4 February 2010

Parliamentary jiggerypokery in Holyrood...

Intelligence and low animal cunning are certainly to be distinguished from one another. Among many sloppy-minded souls, a ratty sensibility is retained which allows them to scamper and writhe and insinuate, despite themselves. In this ledger of life, politicians are rich indeed. To whit and in an apparent resplendent example of the genre, the End of Life Assistance (Scotland) Bill will not be considered, as the Bill’s sponsor clearly anticipated, by the parliament’s Health and Sport Committee. Instead, the Parliamentary Bureau has decided that an ad hoc committee should be formed to scrutinise the proposed law. We needn’t be coy about who is being discussed here – the Parliamentary Bureau formally only consists of five people. Bruce Crawford (SNP), Paul Martin (Labour), David McLetchie (Tory) and Mike Rumbles (Lib) with Presiding Officer, Alex Fergusson chairing.

So far, so factual. But why the change? One can certainly conceive of justifications. Principled notions, no doubt, well argued, clearly articulated. After all, the legislation could be approached in a number of different ways. For me, predictably enough, it is primarily a question of justice. Others notice the word ‘doctor’ contained in the text and the broad questions of ‘health’ seem germane and primary. On that basis, in theory, a case for an ad hoc committee can certainly be constructed.

But Hamish McDonnell, writing in the fresh-fangled Caledonian Mercury, suggests an alternative account of the Bureau’s actions – one that returns us to the beady-eyed calculation which informs political choices. Suggests McDonnell, the choice to ad hoc out Margo’s proposal is concerned with the (presumably conventional) Gubbin’s turn political principle which deals out convenorships of these occasional committees based on a ranking order. If the End of Life Assistance Bill had been treated as a health matter, and no extraordinary ad hoc committee formed – an SNP MSP would chair the ad hoc committee which is anticipated to deal with the independence referendum bill. With just a touch of legerdemain, Margo’s proposal is slipped into the ad-hoc convenorship cycle. Meaning that an SNP MSP would chair the committee looking into assisted dying – while a Labour MSP would be installed as the convenor of the parliamentary group due to Salmond and shoal’s proposals for a popular plebiscite on Scotland’s constitutional future.

Assuming McDonnell is on to something here – this really is a sly spot of rodentship. And as I said, we can single out the offenders – McLetchie, Rumbles, Martin. I’m not convinced, per se, that the loss of Christine Grahame et al. is a great tragedy and that the scrutiny will suffer as a result. We have good grounds to be highly suspicious of this doughy triumvirate's motives, however. Particularly since the Unionists got exactly what they wanted, we might want to flatter them a little by suggesting they intended to bring about that consequence by deliberate parliamentary stratagem, as opposed miraculously landing on their arses rather than their heads. Obviously, they deny it. Insist they are simple stumbling souls, without front - nothing further from their mind than the referendum. Justifying quotes insisting on their blandness from wee man Martin and others appear in the Scotsman this morning. Although I quite appreciate Margo’s irritation – particularly at the sense that her Bill being hijacked in a shamelessly politicking fashion – that’s how the cookie crumbles. If you were particularly keen on the health committee, if you anticipate further jiggerypokery in terms of nominations to this ad hoc committee, materially damaging the Bill’s prospects – you’d have other grounds for fury. The latter, in particular, would be disgraceful. Why feign free votes, if a stitch up is firmly intended? For myself, however, I’m not persuaded that such a fix is in view here or that this manipulation is to the material injury of the discussion on assisted dying. As for the referendum - the sly spirit of Rattus scotticus politicus continues to haunt Holyrood's oakentree rafters.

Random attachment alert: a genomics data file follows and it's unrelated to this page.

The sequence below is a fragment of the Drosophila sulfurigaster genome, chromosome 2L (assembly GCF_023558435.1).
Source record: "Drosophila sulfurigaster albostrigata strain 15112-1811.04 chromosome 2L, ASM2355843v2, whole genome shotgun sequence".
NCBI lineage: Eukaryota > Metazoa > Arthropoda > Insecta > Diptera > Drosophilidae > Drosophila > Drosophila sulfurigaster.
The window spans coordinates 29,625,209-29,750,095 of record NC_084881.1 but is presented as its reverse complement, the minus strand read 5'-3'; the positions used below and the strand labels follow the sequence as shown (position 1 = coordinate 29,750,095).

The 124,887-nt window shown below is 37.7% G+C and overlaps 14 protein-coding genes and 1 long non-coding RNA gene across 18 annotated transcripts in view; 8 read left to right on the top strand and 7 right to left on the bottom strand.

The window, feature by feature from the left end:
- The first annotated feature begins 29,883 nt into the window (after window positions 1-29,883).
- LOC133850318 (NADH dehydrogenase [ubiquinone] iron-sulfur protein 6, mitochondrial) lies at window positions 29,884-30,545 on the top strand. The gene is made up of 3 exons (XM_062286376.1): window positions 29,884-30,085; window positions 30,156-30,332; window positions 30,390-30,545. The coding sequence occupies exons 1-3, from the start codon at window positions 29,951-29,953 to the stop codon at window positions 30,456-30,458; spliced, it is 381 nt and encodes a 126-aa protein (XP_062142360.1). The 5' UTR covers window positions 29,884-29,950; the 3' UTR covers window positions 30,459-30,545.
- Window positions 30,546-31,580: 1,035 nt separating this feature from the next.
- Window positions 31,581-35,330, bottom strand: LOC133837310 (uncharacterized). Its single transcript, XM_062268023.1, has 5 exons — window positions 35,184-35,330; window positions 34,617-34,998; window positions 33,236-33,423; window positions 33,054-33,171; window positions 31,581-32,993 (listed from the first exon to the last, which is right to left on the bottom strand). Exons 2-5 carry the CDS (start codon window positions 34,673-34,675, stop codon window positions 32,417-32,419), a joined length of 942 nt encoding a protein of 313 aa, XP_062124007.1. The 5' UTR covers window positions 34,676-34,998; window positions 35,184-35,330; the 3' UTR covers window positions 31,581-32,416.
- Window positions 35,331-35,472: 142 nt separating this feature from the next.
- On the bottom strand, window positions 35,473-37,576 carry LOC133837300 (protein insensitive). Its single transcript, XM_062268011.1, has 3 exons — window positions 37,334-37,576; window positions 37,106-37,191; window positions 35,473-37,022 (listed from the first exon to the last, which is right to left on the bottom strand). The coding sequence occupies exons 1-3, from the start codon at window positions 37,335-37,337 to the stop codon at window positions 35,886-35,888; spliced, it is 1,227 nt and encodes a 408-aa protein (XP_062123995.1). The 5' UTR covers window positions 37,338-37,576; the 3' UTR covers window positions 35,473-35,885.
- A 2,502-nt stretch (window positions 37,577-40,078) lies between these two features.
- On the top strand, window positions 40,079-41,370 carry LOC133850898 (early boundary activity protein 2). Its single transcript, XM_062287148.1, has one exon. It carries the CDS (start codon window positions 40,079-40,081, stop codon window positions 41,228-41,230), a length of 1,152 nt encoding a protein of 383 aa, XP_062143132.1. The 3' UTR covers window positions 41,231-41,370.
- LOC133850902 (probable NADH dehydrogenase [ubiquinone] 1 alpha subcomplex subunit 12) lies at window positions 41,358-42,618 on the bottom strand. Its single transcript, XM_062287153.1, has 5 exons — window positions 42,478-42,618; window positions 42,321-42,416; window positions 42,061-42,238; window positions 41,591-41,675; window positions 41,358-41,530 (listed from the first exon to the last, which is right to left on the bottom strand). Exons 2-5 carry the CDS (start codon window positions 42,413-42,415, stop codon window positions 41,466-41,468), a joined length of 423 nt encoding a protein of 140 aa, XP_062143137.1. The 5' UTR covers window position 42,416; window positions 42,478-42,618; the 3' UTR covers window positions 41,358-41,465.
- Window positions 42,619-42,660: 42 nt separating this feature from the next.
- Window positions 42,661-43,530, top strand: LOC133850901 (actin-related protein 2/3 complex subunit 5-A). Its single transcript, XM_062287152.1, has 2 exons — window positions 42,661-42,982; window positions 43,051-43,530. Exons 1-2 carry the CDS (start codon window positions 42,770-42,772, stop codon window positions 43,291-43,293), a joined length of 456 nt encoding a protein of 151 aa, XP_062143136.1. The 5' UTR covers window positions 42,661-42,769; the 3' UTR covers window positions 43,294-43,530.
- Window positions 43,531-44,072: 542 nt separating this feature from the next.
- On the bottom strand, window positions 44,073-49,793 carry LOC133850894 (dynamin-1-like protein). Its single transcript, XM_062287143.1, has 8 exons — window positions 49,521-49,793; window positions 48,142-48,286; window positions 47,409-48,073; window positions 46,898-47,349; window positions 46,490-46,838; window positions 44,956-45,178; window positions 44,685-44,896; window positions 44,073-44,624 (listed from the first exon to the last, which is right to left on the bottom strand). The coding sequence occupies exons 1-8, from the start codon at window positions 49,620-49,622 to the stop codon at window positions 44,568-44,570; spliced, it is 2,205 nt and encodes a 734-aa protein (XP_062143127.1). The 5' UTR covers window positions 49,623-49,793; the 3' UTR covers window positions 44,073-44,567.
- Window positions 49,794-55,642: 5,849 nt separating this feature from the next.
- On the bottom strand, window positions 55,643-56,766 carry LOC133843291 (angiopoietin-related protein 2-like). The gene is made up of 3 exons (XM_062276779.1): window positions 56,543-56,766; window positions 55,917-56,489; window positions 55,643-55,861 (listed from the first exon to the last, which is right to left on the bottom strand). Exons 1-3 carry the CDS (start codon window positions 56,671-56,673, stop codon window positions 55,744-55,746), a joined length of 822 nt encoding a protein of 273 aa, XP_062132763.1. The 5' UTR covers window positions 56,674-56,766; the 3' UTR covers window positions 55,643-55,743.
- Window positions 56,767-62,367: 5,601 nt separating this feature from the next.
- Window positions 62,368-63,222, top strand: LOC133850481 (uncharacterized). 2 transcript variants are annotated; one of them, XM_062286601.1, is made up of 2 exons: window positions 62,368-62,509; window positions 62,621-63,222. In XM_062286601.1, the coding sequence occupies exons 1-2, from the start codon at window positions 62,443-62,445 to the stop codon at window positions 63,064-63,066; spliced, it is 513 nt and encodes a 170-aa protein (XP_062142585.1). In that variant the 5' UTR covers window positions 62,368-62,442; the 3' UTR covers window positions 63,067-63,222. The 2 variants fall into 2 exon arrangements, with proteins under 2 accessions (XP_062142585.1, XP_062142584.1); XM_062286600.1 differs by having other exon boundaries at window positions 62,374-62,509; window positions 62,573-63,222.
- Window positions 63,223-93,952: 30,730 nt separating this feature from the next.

1. Perhaps the chicanery has a course to run, if Margo can be persuaded by Alex Salmond to withdraw her bill and have it reinstated after the referendum?

    The hypocrisy in the Unionist position is blatant and breathtaking. Considering that the PM is punting for constitutional changes in the UK Parliament with the promise of a referendum. Trying so desperately to keep Labour in power.

    The coalition deal between Labour and Plaid Cymru included a pledge to hold a referendum, if there was sufficient support, on primary law-making powers before elections in May 2011.

    Yet we see the petulance and self-interest of the Unionist cabal in Hoyrood, denying Scotland just such a referendum to let Scots have a say on their constitutional future. As Iain Gray said in Holyrood, “we know the result.”

    The Unionist parties are just adding to the flames of independence by treating the Scottish electorate in such a shabby hypocritical manner. There is fear driving their decision making, as they see the ground falling beneath their feet. Independence is now inevitable because of them.

  2. On point (1), there is not a snowball's chance in hell that is going to happen. And quite right too. I'm sure that the Maximum Eck would never ask and am equally sure I know where Margo would tell him where to go if he tried.

    On the second point, you may well be right. Certainly, this isn't in the spirit of fair dealing - nor is it the mark of a confident Unionism, brashly throwing down the gauntlet. I agree with you - the Welsh example is particularly problematic in constructing a defensible referendum-hostile position. I argued as much a while back after seeing Rhodri Morgan. Admittedly, the hasty Richard Thomson had already beaten me to it...